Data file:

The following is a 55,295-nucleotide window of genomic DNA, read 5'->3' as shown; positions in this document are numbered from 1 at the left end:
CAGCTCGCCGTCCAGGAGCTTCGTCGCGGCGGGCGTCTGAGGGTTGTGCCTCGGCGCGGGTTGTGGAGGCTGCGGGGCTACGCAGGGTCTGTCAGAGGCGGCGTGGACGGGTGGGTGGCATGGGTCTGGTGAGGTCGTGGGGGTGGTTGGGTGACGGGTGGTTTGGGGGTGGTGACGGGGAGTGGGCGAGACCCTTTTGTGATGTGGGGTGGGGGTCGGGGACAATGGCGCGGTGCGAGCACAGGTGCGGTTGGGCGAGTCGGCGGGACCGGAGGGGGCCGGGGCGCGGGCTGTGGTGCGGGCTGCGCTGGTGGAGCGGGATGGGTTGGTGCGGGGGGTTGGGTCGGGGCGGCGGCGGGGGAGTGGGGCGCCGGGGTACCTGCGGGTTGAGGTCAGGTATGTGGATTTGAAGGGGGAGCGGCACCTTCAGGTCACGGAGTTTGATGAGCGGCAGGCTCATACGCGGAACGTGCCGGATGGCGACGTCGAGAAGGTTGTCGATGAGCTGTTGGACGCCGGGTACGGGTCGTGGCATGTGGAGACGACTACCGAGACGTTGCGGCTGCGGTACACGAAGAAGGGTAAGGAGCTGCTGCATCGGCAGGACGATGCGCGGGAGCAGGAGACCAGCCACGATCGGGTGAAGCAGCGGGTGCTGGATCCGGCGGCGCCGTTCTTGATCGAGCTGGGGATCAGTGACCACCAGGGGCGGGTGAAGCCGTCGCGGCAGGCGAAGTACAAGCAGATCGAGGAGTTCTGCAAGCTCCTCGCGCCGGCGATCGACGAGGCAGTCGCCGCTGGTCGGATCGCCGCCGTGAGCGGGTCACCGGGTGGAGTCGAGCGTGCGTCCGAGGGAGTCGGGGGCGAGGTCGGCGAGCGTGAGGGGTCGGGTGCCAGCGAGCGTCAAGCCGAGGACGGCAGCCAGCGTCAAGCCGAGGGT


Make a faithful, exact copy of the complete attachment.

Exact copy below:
The following is a 55,295-nucleotide window of genomic DNA, read 5'->3' as shown; positions in this document are numbered from 1 at the left end:
CAGCTCGCCGTCCAGGAGCTTCGTCGCGGCGGGCGTCTGAGGGTTGTGCCTCGGCGCGGGTTGTGGAGGCTGCGGGGCTACGCAGGGTCTGTCAGAGGCGGCGTGGACGGGTGGGTGGCATGGGTCTGGTGAGGTCGTGGGGGTGGTTGGGTGACGGGTGGTTTGGGGGTGGTGACGGGGAGTGGGCGAGACCCTTTTGTGATGTGGGGTGGGGGTCGGGGACAATGGCGCGGTGCGAGCACAGGTGCGGTTGGGCGAGTCGGCGGGACCGGAGGGGGCCGGGGCGCGGGCTGTGGTGCGGGCTGCGCTGGTGGAGCGGGATGGGTTGGTGCGGGGGGTTGGGTCGGGGCGGCGGCGGGGGAGTGGGGCGCCGGGGTACCTGCGGGTTGAGGTCAGGTATGTGGATTTGAAGGGGGAGCGGCACCTTCAGGTCACGGAGTTTGATGAGCGGCAGGCTCATACGCGGAACGTGCCGGATGGCGACGTCGAGAAGGTTGTCGATGAGCTGTTGGACGCCGGGTACGGGTCGTGGCATGTGGAGACGACTACCGAGACGTTGCGGCTGCGGTACACGAAGAAGGGTAAGGAGCTGCTGCATCGGCAGGACGATGCGCGGGAGCAGGAGACCAGCCACGATCGGGTGAAGCAGCGGGTGCTGGATCCGGCGGCGCCGTTCTTGATCGAGCTGGGGATCAGTGACCACCAGGGGCGGGTGAAGCCGTCGCGGCAGGCGAAGTACAAGCAGATCGAGGAGTTCTGCAAGCTCCTCGCGCCGGCGATCGACGAGGCAGTCGCCGCTGGTCGGATCGCCGCCGTGAGCGGGTCACCGGGTGGAGTCGAGCGTGCGTCCGAGGGAGTCGGGGGCGAGGTCGGCGAGCGTGAGGGGTCGGGTGCCAGCGAGCGTCAAGCCGAGGACGGCAGCCAGCGTCAAGCCGAGGGT